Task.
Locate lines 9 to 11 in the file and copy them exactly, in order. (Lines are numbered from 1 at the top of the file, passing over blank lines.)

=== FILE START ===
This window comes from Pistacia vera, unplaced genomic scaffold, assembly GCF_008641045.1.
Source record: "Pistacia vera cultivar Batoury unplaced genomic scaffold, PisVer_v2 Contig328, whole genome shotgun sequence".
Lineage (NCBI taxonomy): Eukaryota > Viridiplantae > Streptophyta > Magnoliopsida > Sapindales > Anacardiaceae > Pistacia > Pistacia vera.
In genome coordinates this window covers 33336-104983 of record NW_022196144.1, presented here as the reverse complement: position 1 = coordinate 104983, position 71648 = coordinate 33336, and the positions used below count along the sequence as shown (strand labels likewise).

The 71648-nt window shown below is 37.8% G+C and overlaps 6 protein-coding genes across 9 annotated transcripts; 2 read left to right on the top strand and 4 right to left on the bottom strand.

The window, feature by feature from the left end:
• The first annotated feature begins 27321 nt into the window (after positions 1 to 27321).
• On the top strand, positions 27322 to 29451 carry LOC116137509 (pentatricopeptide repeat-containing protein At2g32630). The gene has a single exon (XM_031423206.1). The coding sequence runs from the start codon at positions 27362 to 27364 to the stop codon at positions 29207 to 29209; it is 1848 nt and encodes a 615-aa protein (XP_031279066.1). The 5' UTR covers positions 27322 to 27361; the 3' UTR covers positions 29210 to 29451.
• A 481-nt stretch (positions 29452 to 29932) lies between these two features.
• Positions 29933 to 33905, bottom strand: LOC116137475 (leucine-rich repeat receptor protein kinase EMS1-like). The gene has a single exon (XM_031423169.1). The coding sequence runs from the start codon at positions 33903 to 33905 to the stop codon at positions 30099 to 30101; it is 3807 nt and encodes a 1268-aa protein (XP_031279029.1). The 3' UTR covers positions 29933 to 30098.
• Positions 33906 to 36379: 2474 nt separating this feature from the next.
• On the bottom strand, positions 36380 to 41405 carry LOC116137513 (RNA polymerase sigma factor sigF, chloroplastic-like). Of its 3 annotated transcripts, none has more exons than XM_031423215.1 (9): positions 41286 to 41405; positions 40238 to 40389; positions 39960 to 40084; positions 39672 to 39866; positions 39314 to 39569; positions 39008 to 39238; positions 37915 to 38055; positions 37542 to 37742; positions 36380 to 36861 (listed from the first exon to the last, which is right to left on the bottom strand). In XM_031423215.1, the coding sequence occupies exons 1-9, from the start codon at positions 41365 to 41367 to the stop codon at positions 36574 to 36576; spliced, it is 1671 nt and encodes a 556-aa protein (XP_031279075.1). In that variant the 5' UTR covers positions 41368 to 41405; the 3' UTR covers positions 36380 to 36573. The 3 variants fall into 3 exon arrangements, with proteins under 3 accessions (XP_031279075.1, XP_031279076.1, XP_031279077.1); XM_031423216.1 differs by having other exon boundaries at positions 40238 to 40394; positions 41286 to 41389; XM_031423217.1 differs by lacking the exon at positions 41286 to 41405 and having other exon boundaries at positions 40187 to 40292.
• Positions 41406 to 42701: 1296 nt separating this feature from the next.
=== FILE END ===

• A 481-nt stretch (positions 29452 to 29932) lies between these two features.
• Positions 29933 to 33905, bottom strand: LOC116137475 (leucine-rich repeat receptor protein kinase EMS1-like). The gene has a single exon (XM_031423169.1). The coding sequence runs from the start codon at positions 33903 to 33905 to the stop codon at positions 30099 to 30101; it is 3807 nt and encodes a 1268-aa protein (XP_031279029.1). The 3' UTR covers positions 29933 to 30098.
• Positions 33906 to 36379: 2474 nt separating this feature from the next.